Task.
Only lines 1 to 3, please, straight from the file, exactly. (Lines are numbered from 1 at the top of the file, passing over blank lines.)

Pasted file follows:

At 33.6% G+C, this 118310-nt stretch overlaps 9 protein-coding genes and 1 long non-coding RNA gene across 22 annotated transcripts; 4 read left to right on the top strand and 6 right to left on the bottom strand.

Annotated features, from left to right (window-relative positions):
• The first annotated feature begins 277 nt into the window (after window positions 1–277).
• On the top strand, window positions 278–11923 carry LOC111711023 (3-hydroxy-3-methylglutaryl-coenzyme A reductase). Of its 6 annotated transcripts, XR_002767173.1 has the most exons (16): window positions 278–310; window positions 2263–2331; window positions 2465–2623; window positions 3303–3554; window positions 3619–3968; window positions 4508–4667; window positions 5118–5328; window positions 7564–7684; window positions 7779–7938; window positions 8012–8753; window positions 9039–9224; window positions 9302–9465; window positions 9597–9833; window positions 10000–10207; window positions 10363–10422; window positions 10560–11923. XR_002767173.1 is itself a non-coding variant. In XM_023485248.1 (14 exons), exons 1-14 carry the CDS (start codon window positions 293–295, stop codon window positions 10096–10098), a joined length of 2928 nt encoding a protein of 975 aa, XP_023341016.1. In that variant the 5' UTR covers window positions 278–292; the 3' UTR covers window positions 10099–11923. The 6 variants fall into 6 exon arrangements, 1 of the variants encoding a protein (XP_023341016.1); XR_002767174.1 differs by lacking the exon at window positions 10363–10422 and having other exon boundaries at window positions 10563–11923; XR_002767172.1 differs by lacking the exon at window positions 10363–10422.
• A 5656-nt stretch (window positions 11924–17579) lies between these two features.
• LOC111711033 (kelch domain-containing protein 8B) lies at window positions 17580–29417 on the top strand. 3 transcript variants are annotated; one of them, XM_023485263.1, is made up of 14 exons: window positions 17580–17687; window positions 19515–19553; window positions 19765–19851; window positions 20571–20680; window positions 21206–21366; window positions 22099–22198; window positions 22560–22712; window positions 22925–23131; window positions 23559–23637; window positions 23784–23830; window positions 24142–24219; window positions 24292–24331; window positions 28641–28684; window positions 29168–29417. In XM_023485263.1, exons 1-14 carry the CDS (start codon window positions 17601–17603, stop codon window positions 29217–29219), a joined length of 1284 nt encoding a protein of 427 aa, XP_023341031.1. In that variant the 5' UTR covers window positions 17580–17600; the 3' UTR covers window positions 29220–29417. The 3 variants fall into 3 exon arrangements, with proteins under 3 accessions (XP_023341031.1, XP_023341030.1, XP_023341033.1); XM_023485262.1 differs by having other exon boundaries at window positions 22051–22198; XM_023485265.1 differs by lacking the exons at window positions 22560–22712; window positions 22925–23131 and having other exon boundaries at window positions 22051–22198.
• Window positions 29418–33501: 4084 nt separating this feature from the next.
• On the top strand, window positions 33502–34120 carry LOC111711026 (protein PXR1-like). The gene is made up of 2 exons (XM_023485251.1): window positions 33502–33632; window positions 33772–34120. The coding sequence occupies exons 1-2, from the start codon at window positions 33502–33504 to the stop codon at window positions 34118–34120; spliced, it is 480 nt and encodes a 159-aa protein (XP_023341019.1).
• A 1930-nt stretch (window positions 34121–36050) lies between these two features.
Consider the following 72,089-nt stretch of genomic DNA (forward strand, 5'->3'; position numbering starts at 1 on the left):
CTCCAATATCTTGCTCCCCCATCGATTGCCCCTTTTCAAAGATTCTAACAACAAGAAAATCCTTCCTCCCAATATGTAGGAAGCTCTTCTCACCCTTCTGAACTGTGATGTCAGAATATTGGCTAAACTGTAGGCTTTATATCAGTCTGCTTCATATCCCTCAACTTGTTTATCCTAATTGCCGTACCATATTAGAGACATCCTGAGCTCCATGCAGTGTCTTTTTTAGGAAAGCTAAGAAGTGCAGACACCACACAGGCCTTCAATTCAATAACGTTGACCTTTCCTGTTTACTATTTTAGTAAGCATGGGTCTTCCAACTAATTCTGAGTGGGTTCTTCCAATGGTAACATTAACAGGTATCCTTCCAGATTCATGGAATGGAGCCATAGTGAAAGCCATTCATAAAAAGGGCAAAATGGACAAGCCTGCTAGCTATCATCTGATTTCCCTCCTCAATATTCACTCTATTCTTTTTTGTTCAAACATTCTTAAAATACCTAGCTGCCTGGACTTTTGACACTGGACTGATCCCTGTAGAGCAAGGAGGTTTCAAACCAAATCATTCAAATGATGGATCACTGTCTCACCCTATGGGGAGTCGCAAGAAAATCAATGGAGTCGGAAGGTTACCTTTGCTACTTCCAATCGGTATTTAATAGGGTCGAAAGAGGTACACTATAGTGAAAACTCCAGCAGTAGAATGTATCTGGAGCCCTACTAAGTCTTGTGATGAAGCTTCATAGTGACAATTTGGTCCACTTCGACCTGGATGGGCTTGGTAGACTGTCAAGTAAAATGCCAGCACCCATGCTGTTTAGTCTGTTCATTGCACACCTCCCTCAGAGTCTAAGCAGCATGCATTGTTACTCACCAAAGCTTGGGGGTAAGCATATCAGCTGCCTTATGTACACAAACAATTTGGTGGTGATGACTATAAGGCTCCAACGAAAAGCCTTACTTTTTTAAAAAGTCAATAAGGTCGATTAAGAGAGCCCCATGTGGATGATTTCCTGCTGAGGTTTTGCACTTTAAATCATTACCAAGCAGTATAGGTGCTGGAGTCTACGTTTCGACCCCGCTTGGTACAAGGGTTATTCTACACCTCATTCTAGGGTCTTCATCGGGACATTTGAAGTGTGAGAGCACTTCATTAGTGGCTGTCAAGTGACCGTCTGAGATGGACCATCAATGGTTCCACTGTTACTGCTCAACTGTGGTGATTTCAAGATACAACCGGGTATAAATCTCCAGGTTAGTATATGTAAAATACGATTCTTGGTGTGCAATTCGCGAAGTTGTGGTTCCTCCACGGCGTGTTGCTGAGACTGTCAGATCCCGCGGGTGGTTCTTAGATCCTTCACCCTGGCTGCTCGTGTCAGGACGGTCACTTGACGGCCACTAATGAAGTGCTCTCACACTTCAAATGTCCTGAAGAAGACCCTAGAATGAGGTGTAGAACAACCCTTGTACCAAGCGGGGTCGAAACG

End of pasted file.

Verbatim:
At 33.6% G+C, this 118310-nt stretch overlaps 9 protein-coding genes and 1 long non-coding RNA gene across 22 annotated transcripts; 4 read left to right on the top strand and 6 right to left on the bottom strand.

Annotated features, from left to right (window-relative positions):
• The first annotated feature begins 277 nt into the window (after window positions 1–277).